Managing Financial Risk in Forestry, Part III: Pricing Options and Wood Supply Agreements

12 11 2012

This is the third in a three-part series related to managing financial risk associated with timberland investments, wood procurement and forest management activities.

Colonel Kurtz, in the movie “Apocalypse Now,” says “you must make a friend of risk.”  While I don’t like people telling me who I need to be friends with, I acknowledge the need to embrace inevitabilities.  This brings us to Mother Goose, who advised:

For every ailment under the sun
There is a remedy, or there is none;
If there be one, try to find it;
If there be none, never mind it.

Part I of Managing Financial Risk in Forestry (Real Options and a Practical Question) summarized efforts related to using financial derivatives in the forest products industry and timberland investing sector.  Part II, To Hedge or Not to Hedge, introduced the concept of hedging risk in forest and timberland management. This post, Part III, discusses the pricing of options and use of supply agreements to manage timber prices.

Wood procurement managers at sawmills, pulp mills and wood bioenergy projects seek stable or predictable wood flows at low or predictable prices. In that sense, wood procurement manages wood flows with cash flows. Tools or strategies that improve the control over these wood flows at no additional cost or reduce wood costs with minimal impact on wood flows are desirable. We can picture this both as a portfolio of activities and menu of alternatives.

In developing risk management strategies for forestry investments, I modeled the application of “options on forwards” for wood procurement systems and supply agreements.  These models build on the work of Black-Scholes (1973).  In 1976, Black extended applications to cover commodities, such as agricultural products.  In 1985, Thorpe developed a model to price options on forwards, which, by default, accounts for logistical issues associated with forestry operations.  Why were these developments important?  Because in forestry and timberland investing, we must wrangle imperfect data and irregular trees into standardized contracts.  “Options on forwards” represent relatively flexible contracts that actually account for the time required to drive a load of logs to a mill.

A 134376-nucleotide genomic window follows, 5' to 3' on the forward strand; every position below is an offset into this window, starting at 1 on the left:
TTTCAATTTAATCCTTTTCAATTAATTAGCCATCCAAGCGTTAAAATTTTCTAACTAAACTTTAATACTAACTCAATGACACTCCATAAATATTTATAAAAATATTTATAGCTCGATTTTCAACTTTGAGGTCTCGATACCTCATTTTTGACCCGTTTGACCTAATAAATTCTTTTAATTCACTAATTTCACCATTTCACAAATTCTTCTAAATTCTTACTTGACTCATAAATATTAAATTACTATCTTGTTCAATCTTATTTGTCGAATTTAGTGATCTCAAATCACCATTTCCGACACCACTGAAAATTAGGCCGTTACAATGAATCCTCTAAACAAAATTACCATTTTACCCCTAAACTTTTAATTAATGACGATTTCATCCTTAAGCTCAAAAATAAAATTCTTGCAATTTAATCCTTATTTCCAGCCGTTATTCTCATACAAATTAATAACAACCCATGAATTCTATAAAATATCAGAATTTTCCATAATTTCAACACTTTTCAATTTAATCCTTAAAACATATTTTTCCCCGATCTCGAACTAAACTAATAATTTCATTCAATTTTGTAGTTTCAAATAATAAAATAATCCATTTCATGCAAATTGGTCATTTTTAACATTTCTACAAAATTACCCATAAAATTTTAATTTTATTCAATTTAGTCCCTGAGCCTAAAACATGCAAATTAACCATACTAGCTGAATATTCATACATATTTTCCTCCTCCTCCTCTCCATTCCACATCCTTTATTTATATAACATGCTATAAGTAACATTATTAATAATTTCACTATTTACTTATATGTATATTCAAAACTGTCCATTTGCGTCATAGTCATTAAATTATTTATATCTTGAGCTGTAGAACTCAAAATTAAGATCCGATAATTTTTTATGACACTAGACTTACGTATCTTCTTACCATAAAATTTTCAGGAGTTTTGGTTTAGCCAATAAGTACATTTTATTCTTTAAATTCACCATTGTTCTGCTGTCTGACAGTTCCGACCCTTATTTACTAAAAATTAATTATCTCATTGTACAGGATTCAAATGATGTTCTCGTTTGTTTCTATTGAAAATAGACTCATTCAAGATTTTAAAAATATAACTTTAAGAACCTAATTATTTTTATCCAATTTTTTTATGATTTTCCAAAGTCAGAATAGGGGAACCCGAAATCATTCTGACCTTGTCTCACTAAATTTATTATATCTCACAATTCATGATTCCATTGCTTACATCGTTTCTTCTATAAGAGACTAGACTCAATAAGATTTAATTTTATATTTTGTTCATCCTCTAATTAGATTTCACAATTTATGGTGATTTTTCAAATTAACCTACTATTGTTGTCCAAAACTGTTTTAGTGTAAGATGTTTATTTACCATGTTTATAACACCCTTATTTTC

What did we learn?  First, “valuing” and “pricing” options on forward contracts for timber applications reflect two different exercises.  The fact remains that available timber price data and the irregularity and localized nature of timber values challenges the capability of standardized financial models.  In the end, pricing options in forestry, while guided by models, includes negotiation.  Second, valuing options in forestry supports efforts to price wood supply agreements and insurance-based strategies.  When, as Mother Goose implores, we “try to find” remedies, we generate new alternatives for managing risk that may include operational and other readily available approaches.  For example, option pricing helps us evaluate the costs and benefits of building or buying wood yards and the length of wood supply agreements.  Finally, option modeling provides a useful benchmarking tool.

Timberland-owning firms and investors may work with sufficiently long time horizons – typically 10 years or more – to mitigate log price exposure by adjusting harvest levels with log price levels.  However, these same firms may require short-term regular cash flows, and hedging can, in theory, reduce cash flow volatility.  This is especially true for wood procurement operations, where daily, weekly and monthly wood raw material needs drive the schedule.  Isolating transactions and exposures that may result in variable cash flows provides a basis for evaluating risk management and hedging alternatives.